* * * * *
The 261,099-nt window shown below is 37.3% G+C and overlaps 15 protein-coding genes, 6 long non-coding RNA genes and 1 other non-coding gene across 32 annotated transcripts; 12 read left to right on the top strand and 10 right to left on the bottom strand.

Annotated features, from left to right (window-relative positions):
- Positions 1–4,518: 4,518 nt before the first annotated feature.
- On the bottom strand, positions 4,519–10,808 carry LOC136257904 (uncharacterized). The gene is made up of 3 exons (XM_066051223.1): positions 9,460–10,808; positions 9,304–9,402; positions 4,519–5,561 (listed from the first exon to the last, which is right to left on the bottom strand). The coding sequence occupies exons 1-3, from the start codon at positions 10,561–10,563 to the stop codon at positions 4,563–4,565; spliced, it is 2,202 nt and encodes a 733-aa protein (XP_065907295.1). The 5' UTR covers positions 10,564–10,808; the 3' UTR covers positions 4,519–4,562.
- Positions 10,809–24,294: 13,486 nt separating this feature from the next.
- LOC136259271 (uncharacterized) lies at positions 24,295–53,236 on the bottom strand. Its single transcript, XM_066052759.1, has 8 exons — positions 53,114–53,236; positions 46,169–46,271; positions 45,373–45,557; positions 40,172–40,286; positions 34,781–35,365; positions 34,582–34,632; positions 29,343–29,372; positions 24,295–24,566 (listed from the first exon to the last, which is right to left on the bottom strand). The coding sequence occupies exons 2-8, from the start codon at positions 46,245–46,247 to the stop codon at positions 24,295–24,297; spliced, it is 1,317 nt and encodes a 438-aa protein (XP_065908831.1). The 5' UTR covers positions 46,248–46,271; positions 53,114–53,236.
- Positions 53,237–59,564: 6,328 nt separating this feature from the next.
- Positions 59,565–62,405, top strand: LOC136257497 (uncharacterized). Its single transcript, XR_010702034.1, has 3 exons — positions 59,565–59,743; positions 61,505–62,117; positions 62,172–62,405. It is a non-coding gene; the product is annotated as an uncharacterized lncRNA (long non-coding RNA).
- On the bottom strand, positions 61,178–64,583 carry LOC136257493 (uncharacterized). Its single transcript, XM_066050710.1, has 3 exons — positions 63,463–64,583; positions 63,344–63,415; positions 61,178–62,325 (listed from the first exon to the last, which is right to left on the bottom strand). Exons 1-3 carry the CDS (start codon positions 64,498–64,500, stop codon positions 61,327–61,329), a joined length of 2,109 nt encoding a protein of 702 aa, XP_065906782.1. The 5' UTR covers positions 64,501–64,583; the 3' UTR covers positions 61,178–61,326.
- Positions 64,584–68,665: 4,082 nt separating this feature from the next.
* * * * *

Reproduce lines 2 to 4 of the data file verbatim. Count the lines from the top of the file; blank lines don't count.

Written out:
Annotated features, from left to right (window-relative positions):
- Positions 1–4,518: 4,518 nt before the first annotated feature.
- On the bottom strand, positions 4,519–10,808 carry LOC136257904 (uncharacterized). The gene is made up of 3 exons (XM_066051223.1): positions 9,460–10,808; positions 9,304–9,402; positions 4,519–5,561 (listed from the first exon to the last, which is right to left on the bottom strand). The coding sequence occupies exons 1-3, from the start codon at positions 10,561–10,563 to the stop codon at positions 4,563–4,565; spliced, it is 2,202 nt and encodes a 733-aa protein (XP_065907295.1). The 5' UTR covers positions 10,564–10,808; the 3' UTR covers positions 4,519–4,562.